05:00 GMT02 December 2020
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    Virtually all vaccines being developed to treat Coronavirus require cold facilities for storage and transportation before they reach those needing immunisation. India’s federal government has already begun an exercise to map out facilities for their quick delivery throughout the country, before the vaccines are ready.

    A group of scientists in India has developed a vaccine which can withstand the hot climatic conditions of the country.

    The team involves scientists at the Indian Institute of Science (IISc) in Bengaluru in collaboration with the IISc-incubated startup Mynvax, the Indian Institute of Science Education and Research (IISER), Thiruvananthapuram in Kerala, and the Translational Health Science and Technology Institute (THSTI) in Faridabad, under the federal Department of Biotechnology. 

    Led by Professor Raghavan Varadarajan, a biophysicist, the team has already completed animal trials and they are waiting for funding to carry out process development, safety and toxicity tests before proceeding with clinical trials. 

    “We already have reached out to several agencies, including the government, for funding, but are still waiting for it,” said Professor Varadarajan.  He said process development and clinical trials need to be carried out, preferably by the manufacturer or a Contract Research Organisation (CRO) under GMP Conditions (Good Manufacturing Practices).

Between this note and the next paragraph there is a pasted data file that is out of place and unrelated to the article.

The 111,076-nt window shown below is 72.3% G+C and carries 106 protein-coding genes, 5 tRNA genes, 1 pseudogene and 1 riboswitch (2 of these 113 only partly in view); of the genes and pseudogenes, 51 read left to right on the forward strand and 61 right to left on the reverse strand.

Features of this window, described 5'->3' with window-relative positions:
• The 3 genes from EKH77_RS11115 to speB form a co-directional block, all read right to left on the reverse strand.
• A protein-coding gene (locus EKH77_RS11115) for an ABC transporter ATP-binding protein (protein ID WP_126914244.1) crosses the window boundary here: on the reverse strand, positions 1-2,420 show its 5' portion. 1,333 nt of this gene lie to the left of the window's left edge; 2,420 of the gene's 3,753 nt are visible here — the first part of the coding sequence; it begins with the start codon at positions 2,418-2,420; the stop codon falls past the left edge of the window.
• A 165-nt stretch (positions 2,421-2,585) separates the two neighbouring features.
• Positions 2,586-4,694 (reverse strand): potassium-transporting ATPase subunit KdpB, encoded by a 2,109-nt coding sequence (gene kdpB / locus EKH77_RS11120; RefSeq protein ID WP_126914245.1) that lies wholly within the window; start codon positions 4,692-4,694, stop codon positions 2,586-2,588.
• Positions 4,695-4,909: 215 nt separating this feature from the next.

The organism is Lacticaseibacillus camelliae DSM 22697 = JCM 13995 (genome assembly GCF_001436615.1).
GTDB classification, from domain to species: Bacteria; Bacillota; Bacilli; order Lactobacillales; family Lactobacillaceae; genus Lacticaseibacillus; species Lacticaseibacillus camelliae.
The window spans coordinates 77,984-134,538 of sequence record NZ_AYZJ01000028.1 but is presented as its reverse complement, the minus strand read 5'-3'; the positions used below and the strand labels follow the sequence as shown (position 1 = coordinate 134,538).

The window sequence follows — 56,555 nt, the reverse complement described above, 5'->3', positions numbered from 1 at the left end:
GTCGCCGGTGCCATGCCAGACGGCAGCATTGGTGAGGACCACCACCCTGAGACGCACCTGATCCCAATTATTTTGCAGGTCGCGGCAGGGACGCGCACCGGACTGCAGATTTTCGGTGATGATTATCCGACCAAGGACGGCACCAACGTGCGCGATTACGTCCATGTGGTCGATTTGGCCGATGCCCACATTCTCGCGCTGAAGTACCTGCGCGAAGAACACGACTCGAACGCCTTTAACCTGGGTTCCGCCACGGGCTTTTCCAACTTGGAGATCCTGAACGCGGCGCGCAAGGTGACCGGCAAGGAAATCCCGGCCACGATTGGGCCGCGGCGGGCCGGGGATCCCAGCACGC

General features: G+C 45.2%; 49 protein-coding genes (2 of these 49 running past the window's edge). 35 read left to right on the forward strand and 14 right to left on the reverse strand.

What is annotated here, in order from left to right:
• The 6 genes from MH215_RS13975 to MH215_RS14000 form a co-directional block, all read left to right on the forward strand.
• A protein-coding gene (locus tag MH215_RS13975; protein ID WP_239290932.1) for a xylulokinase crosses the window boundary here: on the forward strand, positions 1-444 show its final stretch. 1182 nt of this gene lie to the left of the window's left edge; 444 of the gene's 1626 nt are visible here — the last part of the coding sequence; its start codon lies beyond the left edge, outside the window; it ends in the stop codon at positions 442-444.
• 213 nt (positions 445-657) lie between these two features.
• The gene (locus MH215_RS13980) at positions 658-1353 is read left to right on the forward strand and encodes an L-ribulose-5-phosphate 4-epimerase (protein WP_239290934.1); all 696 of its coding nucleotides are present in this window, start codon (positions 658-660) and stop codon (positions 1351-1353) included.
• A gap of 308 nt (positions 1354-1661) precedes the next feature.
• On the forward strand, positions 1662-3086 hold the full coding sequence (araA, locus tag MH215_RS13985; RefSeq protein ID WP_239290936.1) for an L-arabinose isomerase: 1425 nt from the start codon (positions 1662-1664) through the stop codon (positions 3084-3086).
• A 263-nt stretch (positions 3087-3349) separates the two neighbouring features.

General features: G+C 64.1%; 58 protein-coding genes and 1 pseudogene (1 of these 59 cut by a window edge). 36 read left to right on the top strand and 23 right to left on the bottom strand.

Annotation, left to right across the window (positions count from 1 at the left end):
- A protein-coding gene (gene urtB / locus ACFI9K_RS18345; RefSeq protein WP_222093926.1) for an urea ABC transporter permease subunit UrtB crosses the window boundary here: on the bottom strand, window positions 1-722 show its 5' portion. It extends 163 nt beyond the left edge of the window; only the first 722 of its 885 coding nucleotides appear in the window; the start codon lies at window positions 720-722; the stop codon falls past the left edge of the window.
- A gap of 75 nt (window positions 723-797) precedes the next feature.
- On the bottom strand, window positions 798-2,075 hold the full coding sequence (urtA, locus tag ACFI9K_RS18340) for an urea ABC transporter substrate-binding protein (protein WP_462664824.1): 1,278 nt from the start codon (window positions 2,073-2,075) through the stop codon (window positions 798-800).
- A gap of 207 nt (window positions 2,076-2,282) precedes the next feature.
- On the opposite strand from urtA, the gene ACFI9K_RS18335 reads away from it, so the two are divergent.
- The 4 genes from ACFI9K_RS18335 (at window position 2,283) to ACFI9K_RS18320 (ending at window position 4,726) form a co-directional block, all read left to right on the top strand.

“In whatever studies we have done in the lab, the molecule was found to be stable for quite long periods of time. We kept it for over a month at 37 degree Celsius and we have other variants also. Therefore, a cold chain may not be required (for storage and transportation),” Professor Varadarajan told Sputnik.

    For some COVID-19 vaccines currently in clinical trials, while it is possible that they may be also stable for significant periods at 37 degree Celsius, this information is at least not publicly available and all clinical trials have been carried out with refrigerated material. 

    According to Professor Varadarajan, the next phases require substantial investment and IISc and Mynvax were seeking funding, either from the government or a prospective manufacturer.

    Their study has already been accepted for publication by the Journal of Biological Chemistry.

    Globally, over 150 vaccine candidates are under development and some of them have already entered rapidly into clinical phase of testing. In India alone, there are eight candidates at various stages of trials, out of which three were in advanced stages of trials.

    Indian Prime Minister Narendra Modi had said that all people in the country would be vaccinated once the vaccine was available. In an interview to an English newspaper on 29 October, Modi said more than 28,000 refrigerated points would be used to store and distribute COVID-19 vaccines to ensure it reached every last person.

    As on Friday, India had a caseload of 520,773 active cases, while the recovery rate was 92.32 percent (7,765,966). According to the federal Health Ministry, 124,985 people have succumbed to the viral infection. 



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